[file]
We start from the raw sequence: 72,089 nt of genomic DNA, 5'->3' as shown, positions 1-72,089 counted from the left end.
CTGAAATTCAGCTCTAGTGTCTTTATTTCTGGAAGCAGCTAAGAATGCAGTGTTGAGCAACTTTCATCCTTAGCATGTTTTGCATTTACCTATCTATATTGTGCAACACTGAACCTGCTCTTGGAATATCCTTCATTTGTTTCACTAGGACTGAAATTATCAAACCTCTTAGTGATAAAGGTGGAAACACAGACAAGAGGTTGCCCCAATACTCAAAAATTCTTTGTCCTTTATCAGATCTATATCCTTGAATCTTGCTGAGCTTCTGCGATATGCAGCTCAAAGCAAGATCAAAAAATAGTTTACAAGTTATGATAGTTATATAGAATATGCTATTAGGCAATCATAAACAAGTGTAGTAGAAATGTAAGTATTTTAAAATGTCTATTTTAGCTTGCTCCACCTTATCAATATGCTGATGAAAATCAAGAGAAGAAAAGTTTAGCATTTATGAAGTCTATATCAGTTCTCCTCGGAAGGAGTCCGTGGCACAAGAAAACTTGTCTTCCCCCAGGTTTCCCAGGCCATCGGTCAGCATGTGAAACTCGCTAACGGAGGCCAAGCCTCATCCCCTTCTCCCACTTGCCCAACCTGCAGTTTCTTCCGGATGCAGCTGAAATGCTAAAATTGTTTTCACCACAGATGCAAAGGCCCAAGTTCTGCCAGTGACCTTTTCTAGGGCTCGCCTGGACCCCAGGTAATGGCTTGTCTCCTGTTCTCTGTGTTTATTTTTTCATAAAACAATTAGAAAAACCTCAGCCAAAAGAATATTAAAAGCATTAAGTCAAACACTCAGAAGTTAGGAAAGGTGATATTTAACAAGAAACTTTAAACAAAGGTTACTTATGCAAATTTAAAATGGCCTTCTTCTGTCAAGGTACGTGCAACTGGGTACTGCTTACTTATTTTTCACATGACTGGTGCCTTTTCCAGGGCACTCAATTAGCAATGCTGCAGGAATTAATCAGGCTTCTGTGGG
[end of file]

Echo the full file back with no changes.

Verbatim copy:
We start from the raw sequence: 72,089 nt of genomic DNA, 5'->3' as shown, positions 1-72,089 counted from the left end.
CTGAAATTCAGCTCTAGTGTCTTTATTTCTGGAAGCAGCTAAGAATGCAGTGTTGAGCAACTTTCATCCTTAGCATGTTTTGCATTTACCTATCTATATTGTGCAACACTGAACCTGCTCTTGGAATATCCTTCATTTGTTTCACTAGGACTGAAATTATCAAACCTCTTAGTGATAAAGGTGGAAACACAGACAAGAGGTTGCCCCAATACTCAAAAATTCTTTGTCCTTTATCAGATCTATATCCTTGAATCTTGCTGAGCTTCTGCGATATGCAGCTCAAAGCAAGATCAAAAAATAGTTTACAAGTTATGATAGTTATATAGAATATGCTATTAGGCAATCATAAACAAGTGTAGTAGAAATGTAAGTATTTTAAAATGTCTATTTTAGCTTGCTCCACCTTATCAATATGCTGATGAAAATCAAGAGAAGAAAAGTTTAGCATTTATGAAGTCTATATCAGTTCTCCTCGGAAGGAGTCCGTGGCACAAGAAAACTTGTCTTCCCCCAGGTTTCCCAGGCCATCGGTCAGCATGTGAAACTCGCTAACGGAGGCCAAGCCTCATCCCCTTCTCCCACTTGCCCAACCTGCAGTTTCTTCCGGATGCAGCTGAAATGCTAAAATTGTTTTCACCACAGATGCAAAGGCCCAAGTTCTGCCAGTGACCTTTTCTAGGGCTCGCCTGGACCCCAGGTAATGGCTTGTCTCCTGTTCTCTGTGTTTATTTTTTCATAAAACAATTAGAAAAACCTCAGCCAAAAGAATATTAAAAGCATTAAGTCAAACACTCAGAAGTTAGGAAAGGTGATATTTAACAAGAAACTTTAAACAAAGGTTACTTATGCAAATTTAAAATGGCCTTCTTCTGTCAAGGTACGTGCAACTGGGTACTGCTTACTTATTTTTCACATGACTGGTGCCTTTTCCAGGGCACTCAATTAGCAATGCTGCAGGAATTAATCAGGCTTCTGTGGG